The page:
The Allure of March
On the cusp of good eating
By Jan Leitschuh
March can either frost us or tempt us with promises of spring. Dreams of fresh produce awaken the taste buds. It’s a good time to clean up the garden, even plant a few items.
Early March, we can put in the sugar snap peas, some beets, carrots, spinach, radishes and Swiss chard. Your odds are good. Tough transplants of broccoli, cauliflower, parsley, cabbage, chives and onions can go in now if a glance at the weather forecast looks promising. Set out your potatoes. Hold off till at least month’s end (if not longer) for corn, tomatoes, squash, peppers, eggplant, basil and cucumbers.
Have a cover ready for that inevitable night in the mid-20s. Cross your fingers, and hope the deer and the bunnies steer clear.
Yet we know that many here in the Sandhills will never plant so much as a seed — and that’s fine. Life is busy, your soil is poor, there’s little interest, the neighborhood or the sun exposure doesn’t support the growing of produce, the old knees aren’t what they used to be. But, if you still love a strawberry, those sweet early greens, juicy fresh peaches, spring asparagus and tender sweet corn, the next best way to experience the freshest tastes is to buy just-picked produce from a Sandhills someone who did.
With the advent of produce programs outside the area, including Amazon moving into the fresh food space, it’s good to distinguish items grown right here by our fellow citizens, enriching our local economy and preserving our local green spaces.
“For every dollar you spend on truly local produce, it circulates within our economy,” says Lorraine Berman, acting general manager of Sandhills Farm to Table Cooperative (SF2T). “If we buy local produce, and the farmer hires and spends locally, well, it really contributes a lot more than if you spent those food dollars outside the area.”
Besides, she adds, “Fresh, local produce just tastes amazing.”
I’ve said it before, but the in the early decade of this century, Moore County virtually led the nation for loss of farmland. This tide has stabilized, in part due to the support of the community in creating a market for local tastes. In fact, one essential aspect of the new 2018-2020 Moore County Economic Development Strategic Plan is simply “to keep Moore County farmers farming.”
“Because agriculture is 25 percent of our local economy,” says Pat Corso, executive director of Moore County Partners in Progress.
Your support does this. You provide the markets that keep Sandhills farmers farming.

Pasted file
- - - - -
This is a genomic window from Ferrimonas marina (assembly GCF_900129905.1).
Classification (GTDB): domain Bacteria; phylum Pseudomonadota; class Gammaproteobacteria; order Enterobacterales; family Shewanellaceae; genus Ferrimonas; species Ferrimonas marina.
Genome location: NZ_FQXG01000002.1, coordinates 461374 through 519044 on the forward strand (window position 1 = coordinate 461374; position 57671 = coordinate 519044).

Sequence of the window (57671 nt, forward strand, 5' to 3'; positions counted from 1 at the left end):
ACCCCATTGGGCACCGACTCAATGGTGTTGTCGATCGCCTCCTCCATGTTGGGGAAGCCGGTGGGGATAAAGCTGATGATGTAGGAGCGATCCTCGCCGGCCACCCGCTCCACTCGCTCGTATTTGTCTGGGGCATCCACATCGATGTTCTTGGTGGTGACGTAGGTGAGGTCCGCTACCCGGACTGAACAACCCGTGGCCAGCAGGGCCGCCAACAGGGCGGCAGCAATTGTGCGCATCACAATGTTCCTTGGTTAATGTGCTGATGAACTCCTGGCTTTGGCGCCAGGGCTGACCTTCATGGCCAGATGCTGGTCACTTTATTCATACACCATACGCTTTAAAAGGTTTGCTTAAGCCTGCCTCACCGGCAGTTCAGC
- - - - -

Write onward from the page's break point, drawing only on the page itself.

There are a number of ways to enjoy the tastes of the Sandhills. Finest of all is to visit a local farm during fruit-picking season. Strawberries top the popular list in mid-April, and in the giddiness of early spring, what could be finer than taking the kids to a pick-your-own field? A month or two later, you can find pick-your-own blueberries, blackberries and maybe even grapes during the summer season. Don’t delay; the season for any juicy fruit crop is short. A farmer’s own stand will offer a cornucopia of summer bounty.
Another way is to visit local farmers markets for a variety of seasonal treats, meats and cheeses. At peak season, you can buy fresh almost every day of the week. You can speak to your producers directly, pick up preparation tips, learn something about how your produce was grown, run into your friends and neighbors. Local farmers markets also kick off in April, with the market on Morganton Road open Thursdays throughout the year with meats, greenhouse produce and more.
Another program with genuine impact on the local farm economy is the Sandhills Farm to Table box program, distributing the full bounty of the Sandhills season. Entering its ninth year, the community-owned program requires a certain number of subscriptions by April each year to remain viable, but the positive impact on local farmers is undeniable. “It makes a difference,” says John Blue of Highlander’s Farm. “It really does.”
Many Sandhills farmers enjoy picking a crop the afternoon before, or even that morning, and delivering wholesale quantities to the SF2T packing house, getting better than wholesale prices for their labor and the day free to do what they do best — grow food. They take their stewardship of the land and “their” subscribers very personally, going the extra mile to replace any item (packed by community volunteers) deemed sub-optimal after delivery.
This year, SF2T will kick off its subscription drive March 1, with a public community celebration at the Sunrise Theater, screening the film Sustainable, followed by local bites and spirits at 305 Trackside. Tickets for the movie-and-food event are available at the Sunrise website. Subscription to SF2T boxes of weekly or biweekly produce is available at the movie event or email email@example.com.
“We are often overwhelmed by the news and problems of the world, convinced that we are helpless to effect change,” says Berman. “But all things large start out small; every marathon starts with that first step. Eating local food and subscribing to Sandhills Farm to Table is that first step toward better health, to protecting the environment, toward improving our local economy, and toward a kinder community and better quality of life.”
Jan Leitschuh is a local gardener, avid eater of fresh produce and co-founder of the Sandhills Farm to Table Cooperative.